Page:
Steps to a Silky, Surreal Water Photograph

Photos of surreal and silky waters never fail to amaze me when I was a newbie to photography and it continues to do so even up to the present. In this article, I will share with you some of the techniques I have gleaned from shooting surreal waters, and perhaps after reading, you could adopt some of these to achieve your own “surreal water” photos.

Principles of Silky Waters

The key to surreal/silky waters is the control of the shutter speed. As long as we can keep the the shutter open while the water flows for an extended time, silky water will emerge in your photograph -just like magic. Let’s take a look on how this can be achieved in the next section – Techniques.


This section will step through the key processes which should be considered during the capture of surreal water photos. Of course, we expect that you would have already chosen a good composition to start with. 🙂

1) Use of Manual Mode. To achieve the shutter and aperture control, you may need to go into Manual mode on your camera. Use the lowest possible ISO on your camera. e.g. 50,100 or 200 depending on your camera model.

2) Select a Shutter Speed. The desired shutter speed is around 1/2s to 4s for fast water flows e.g. dams, waterfall, crashing waves etc. Slower waters will require 4s to 8s or more.

3) Select an Aperture. For landscapes, it is preferred to have sharp foreground and also relatively sharper background. For this purpose aperture size of more than f8 i.e. f8, f11 etc may be suitable.

4) Use of Dark/ND Filter (if not available, use the lowest ISO available on your cam). If you found that after selecting the suitable shutter and aperture and your picture is still overexposed, that means the scene is too bright. To overcome this problem, you will need to attach a dark filter over the lens. This can be accomplished by using either (a) a polariser (enabling about 1/2 to 1 stop less light); or (b) a dark filter/ND filter (ND2 to 8 can be used depending on how bright the scene is). The filter darkens the whole scene so that the slow shutter speed can be used. In fact, you may wish to use a polariser even if the scene is not overexposed, because it will cut out glare from the water surface and increase contrast, making the scene even more dramatic. There is a bit of trial and error here that you may need to adjust to specific situations.

5) Use of Tripod. You will need a tripod. It is a must in my personal experience. A tripod allows you to take a long exposure without the handshakes, so that your photos turns out sharp (except of course, water, which must be blurred and silky).

6) Check your VR setting. If you have Vibration Reduction (VR) on your lens, turn it OFF as it may hinder the process of getting sharp pictures. VR is useful when you are taking hand-held photos, and not necessary for tripod-mounted cameras.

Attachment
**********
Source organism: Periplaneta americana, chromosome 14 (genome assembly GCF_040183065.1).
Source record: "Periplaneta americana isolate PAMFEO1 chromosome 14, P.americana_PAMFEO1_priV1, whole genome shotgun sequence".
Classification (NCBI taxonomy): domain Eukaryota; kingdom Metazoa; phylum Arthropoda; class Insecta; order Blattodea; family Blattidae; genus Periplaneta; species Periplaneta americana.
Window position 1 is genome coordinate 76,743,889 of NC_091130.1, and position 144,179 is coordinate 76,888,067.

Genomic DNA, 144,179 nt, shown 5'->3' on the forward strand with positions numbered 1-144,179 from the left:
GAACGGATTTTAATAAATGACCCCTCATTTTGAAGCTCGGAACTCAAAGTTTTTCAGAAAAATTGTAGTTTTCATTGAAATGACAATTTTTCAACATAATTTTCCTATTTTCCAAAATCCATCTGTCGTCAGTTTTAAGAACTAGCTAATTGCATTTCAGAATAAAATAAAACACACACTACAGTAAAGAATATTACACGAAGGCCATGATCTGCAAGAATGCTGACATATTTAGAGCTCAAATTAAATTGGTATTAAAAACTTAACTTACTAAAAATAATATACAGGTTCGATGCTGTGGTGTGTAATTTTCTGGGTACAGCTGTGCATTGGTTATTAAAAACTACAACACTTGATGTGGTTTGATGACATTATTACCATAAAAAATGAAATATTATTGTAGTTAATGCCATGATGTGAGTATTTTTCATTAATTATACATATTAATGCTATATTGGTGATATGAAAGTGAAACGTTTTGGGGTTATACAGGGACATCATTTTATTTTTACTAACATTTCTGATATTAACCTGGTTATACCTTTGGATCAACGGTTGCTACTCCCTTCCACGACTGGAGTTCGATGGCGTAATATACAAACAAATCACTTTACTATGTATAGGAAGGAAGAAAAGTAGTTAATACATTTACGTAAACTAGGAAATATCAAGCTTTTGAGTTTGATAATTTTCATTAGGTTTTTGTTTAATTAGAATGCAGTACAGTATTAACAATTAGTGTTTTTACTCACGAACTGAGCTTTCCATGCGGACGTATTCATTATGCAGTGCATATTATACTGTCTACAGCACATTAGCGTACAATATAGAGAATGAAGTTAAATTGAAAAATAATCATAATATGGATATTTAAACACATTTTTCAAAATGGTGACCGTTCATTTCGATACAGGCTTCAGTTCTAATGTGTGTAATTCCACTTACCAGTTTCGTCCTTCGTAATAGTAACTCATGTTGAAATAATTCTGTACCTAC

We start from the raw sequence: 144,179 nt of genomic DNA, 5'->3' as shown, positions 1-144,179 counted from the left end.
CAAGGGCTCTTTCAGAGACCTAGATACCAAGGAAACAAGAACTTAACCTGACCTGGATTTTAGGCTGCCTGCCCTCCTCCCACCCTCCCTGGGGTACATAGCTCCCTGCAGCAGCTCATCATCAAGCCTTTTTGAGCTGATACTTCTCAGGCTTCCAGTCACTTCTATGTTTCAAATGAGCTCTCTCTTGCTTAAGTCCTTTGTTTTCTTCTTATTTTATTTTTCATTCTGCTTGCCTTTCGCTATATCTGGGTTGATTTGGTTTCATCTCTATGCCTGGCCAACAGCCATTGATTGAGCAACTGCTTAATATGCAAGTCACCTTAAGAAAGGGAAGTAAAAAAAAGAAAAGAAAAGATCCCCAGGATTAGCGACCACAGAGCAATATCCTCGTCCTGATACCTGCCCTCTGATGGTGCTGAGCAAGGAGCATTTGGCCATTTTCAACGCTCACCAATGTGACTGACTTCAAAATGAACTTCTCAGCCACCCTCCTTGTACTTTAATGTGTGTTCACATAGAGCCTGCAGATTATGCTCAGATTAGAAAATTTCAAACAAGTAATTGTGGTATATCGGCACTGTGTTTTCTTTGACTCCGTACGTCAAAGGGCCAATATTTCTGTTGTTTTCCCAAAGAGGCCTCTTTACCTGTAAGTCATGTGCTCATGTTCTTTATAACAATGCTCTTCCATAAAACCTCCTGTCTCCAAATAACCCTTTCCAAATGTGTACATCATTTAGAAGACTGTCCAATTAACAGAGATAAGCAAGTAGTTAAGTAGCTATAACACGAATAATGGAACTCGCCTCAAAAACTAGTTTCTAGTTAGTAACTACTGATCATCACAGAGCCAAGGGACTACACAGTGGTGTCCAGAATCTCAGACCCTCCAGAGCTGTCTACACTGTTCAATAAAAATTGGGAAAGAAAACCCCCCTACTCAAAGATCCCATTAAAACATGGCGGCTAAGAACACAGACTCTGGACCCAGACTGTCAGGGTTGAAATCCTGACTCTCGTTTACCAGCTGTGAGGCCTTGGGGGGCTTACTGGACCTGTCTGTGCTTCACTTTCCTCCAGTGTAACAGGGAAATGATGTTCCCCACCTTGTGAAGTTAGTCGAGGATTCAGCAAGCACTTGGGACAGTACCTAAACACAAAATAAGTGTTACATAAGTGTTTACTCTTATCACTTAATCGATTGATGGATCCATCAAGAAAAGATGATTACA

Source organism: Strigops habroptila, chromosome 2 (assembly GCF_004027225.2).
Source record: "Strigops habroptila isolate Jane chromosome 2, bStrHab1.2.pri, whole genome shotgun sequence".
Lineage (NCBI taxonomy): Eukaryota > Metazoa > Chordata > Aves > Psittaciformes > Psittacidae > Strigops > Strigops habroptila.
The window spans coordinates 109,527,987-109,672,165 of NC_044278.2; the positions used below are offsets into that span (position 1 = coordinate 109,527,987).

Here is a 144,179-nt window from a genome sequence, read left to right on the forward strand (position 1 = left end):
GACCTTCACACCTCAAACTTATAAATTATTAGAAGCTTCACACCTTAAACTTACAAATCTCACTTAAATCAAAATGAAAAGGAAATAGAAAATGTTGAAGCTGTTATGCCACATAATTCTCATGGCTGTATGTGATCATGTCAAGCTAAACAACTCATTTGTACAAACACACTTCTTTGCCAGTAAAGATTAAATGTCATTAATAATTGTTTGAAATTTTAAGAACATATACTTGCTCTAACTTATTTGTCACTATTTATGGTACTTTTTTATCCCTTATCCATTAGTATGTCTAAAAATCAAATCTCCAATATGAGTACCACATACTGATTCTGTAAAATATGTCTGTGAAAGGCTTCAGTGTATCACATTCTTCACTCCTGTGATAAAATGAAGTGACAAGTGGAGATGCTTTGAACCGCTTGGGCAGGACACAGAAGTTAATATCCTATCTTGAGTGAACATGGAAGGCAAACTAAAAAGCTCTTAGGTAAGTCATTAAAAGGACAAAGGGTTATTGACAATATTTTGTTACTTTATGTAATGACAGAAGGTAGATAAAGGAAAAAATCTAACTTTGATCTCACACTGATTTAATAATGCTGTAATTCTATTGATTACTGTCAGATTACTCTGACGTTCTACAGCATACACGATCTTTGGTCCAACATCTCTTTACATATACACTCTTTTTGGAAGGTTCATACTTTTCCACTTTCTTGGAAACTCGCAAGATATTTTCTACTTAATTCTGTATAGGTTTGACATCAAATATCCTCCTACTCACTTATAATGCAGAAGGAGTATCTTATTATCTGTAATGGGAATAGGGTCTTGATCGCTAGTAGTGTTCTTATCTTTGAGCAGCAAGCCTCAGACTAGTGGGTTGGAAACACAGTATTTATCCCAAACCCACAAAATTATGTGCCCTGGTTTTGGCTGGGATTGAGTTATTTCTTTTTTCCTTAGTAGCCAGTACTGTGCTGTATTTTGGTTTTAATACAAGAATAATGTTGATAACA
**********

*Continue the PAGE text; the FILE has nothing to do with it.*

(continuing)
7) Focus Correctly. Focus about 1/3 way into the scene. This usually works for me. If you want a particular feature or foreground to be sharp, by all means, focus on the subject. If there is no strong foreground, the 1/3 focus rule would be a good start.

8) Reduce Shutter Vibrations. Use an infra-red wireless shutter controller or a cable release mechanism to activate your shutter, so that shutter activated vibrations are kept to a minimum.

9) Finally, Fire off your shutter.

10) Review the picture. Usually, multiple retakes are necessary, as I don’t usually get it right first time.

11) Repeat 9 to 11 until you are happy with the results. i.e. Keep trying!  🙂


1) If there are sea/salt sprays due to proximity to the sea/waters, use a cardboard to shield the front of the lens and only move away the cardboard before the shooting. This keeps water droplets out of the len’s surface.

2) If a strong wind blows, the tripod may vibrate or move slightly. In this case, use a weight to weigh down the tripod and make it more stable, or find a less windy place to shoot.

3) Observe the rhythm of the sea waves/water and time your shutter release. If you want to depict the strength of the crashing of waves, the best time is when the water crashes on the rocks and recedes. If you want only the water lines on the rocks, release only after the crashing of the waves has occurred. As you will realise, the timing all depends on what you would like to capture.

I hope you will benefit from this short article on shooting surreal waters.

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John from Macro Photography For All
11 years ago

Good stuff, here. Might I also suggest to bracket different shutter speeds, and don’t trust your on-camera screen to judge your results. Also, use the lowest ISO setting you can, if a ND filter isn’t available. Making water photos is a rich vein for photographers to explore. Splash!

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